Took the Magic: the Gathering ‘What color are You?’ test on a whim (since I don’t play Magic), and it came out surprisingly accurate:
Tutorials should teach you how to actually play the game, not just how to use the controls.
I didn’t think there was much of a difference between the two until this morning, when I spent an hour wading through one game’s tutorial, only to come out the other end & realize I still didn’t know how to play the game.
Fly my starship? Sure. Shoot my weapons? Yep. Do anything useful or fun? Nope.
This ties right into something I learned at Austin GDC: all players of your game start out as casual players. If you don’t give them a reason to keep playing (like making the game fun & interesting from the beginning) they’ll quit long before they become hardcore players (who might be more forgiving of a punishing tutorial).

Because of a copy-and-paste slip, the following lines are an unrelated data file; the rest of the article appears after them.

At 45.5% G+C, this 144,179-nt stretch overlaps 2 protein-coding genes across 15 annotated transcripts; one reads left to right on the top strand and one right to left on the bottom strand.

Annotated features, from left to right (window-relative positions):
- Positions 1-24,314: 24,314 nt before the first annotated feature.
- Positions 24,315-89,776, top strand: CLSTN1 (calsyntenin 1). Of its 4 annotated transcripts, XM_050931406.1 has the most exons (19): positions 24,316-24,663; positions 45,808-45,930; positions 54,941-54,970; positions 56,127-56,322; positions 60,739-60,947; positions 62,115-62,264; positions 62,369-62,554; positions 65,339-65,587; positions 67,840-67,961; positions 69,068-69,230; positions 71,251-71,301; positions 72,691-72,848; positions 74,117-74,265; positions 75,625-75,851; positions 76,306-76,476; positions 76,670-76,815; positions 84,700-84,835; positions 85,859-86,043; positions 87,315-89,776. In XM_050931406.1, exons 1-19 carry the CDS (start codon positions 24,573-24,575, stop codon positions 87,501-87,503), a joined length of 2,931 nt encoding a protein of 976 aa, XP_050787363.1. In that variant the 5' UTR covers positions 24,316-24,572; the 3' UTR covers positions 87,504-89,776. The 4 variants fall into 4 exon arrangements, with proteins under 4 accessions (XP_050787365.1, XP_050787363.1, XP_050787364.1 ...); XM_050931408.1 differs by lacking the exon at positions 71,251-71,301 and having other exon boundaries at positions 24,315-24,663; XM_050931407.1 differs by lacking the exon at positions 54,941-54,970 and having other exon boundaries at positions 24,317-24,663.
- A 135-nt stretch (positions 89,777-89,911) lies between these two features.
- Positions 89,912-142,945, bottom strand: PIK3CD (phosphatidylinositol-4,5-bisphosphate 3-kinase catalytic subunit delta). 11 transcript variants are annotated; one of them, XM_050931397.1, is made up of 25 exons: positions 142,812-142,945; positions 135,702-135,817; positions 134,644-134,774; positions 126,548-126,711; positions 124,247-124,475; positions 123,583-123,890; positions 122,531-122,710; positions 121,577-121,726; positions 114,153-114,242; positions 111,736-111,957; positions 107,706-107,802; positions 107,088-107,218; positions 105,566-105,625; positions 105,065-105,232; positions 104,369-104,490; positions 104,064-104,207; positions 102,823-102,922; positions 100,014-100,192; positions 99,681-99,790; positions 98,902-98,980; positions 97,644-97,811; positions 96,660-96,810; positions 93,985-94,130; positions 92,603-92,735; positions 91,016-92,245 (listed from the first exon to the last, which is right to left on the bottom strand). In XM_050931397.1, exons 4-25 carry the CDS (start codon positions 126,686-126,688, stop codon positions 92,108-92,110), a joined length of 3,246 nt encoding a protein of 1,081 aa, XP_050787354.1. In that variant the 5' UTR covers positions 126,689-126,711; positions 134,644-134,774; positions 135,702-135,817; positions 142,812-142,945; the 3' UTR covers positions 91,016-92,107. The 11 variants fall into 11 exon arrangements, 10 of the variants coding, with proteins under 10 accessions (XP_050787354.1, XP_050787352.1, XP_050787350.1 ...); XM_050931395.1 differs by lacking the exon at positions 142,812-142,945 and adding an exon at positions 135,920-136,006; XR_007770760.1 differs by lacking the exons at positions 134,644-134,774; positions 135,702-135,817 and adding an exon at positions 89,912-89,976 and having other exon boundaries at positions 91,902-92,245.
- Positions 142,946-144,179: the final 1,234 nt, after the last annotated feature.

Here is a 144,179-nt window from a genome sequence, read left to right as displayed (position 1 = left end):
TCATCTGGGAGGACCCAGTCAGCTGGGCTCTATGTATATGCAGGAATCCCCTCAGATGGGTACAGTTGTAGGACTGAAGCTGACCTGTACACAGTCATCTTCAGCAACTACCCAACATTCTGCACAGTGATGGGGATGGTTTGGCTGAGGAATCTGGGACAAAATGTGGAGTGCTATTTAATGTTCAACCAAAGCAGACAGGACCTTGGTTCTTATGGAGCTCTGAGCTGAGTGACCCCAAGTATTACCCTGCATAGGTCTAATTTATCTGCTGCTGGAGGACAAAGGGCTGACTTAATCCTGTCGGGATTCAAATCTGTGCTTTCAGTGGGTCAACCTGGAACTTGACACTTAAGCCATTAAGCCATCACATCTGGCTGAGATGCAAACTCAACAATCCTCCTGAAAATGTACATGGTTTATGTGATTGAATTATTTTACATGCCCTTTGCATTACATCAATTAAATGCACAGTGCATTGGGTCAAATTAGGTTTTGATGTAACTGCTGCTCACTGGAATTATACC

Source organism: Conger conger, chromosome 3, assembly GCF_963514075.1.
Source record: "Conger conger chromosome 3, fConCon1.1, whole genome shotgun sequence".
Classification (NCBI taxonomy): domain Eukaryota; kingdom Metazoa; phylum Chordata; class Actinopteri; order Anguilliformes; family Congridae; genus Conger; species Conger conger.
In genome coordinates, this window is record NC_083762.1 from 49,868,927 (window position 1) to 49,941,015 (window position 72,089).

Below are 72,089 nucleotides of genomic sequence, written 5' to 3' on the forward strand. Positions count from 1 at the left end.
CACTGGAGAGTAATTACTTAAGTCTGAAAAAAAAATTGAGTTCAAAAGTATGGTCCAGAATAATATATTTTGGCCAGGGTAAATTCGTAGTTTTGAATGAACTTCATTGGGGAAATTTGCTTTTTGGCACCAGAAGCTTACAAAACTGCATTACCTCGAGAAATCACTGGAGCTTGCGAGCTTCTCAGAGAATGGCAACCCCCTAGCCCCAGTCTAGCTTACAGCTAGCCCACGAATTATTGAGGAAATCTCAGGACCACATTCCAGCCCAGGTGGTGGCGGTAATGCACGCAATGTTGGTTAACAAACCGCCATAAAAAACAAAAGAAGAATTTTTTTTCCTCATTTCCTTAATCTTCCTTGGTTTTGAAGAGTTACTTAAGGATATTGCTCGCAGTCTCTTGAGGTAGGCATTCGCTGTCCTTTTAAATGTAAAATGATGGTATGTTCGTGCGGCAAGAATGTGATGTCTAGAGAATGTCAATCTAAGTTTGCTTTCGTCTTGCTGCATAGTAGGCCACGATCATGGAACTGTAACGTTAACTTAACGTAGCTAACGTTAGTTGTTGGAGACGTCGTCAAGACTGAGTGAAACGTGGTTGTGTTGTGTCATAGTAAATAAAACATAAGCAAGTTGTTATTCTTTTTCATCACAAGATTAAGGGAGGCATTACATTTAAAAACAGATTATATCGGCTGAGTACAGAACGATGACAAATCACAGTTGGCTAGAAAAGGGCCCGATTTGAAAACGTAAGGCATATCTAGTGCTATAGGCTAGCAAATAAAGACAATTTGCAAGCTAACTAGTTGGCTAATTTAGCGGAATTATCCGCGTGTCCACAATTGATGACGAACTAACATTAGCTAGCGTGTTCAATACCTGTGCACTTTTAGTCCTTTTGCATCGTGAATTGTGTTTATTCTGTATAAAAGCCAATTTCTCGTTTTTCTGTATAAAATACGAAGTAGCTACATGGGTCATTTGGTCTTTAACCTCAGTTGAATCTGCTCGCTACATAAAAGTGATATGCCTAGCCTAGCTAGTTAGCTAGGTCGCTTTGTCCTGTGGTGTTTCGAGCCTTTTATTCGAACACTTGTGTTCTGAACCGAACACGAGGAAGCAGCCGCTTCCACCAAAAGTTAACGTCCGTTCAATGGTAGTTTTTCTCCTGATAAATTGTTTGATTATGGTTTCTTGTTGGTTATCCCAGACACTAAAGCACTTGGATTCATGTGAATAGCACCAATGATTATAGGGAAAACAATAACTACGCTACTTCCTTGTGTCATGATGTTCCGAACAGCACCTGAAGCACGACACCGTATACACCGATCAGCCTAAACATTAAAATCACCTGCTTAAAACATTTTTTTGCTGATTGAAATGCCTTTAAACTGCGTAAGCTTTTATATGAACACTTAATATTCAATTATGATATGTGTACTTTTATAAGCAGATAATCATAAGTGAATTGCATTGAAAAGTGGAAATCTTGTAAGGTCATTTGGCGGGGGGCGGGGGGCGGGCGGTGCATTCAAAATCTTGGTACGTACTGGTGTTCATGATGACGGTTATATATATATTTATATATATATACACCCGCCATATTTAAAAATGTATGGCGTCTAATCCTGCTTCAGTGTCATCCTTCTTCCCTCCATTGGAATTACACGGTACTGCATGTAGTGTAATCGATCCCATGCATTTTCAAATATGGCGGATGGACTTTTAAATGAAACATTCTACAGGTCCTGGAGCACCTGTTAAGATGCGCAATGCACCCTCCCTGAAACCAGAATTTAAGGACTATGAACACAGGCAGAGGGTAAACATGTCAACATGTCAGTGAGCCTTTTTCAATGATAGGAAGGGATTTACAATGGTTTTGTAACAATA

Just watched an episode of the Colbert Report where the guest spoke of needing “objective journalists” to give us culture & truth. He said he loathed Wikipedia, because it relies too much on amateurs to give us accurate information.
Someone needs to tell this guy that there is no such thing as objectivity from a single source. No one person can ever be objective on their own; we have to sum up the subjective experiences of many, many people to approach an objective point of view.
That’s what science does: it sums up the subjective thoughts & experiments of lots of people, all over the world, to arrive facts about the universe.
That’s the idea behind Wikipedia, too: that millions of people, all contributing knowledge to a single database, will eventually create a storehouse of facts.
And that’s the democratic ideal, as well: that by summing up the political views of everyone, we’ll come up with the best policies.
To believe that only one person, or only a small group of people, can hold the keys to truth is not only undemocratic, it’s unrealistic. As our history of scientific progress shows, the most solid truths are those that everyone can agree on.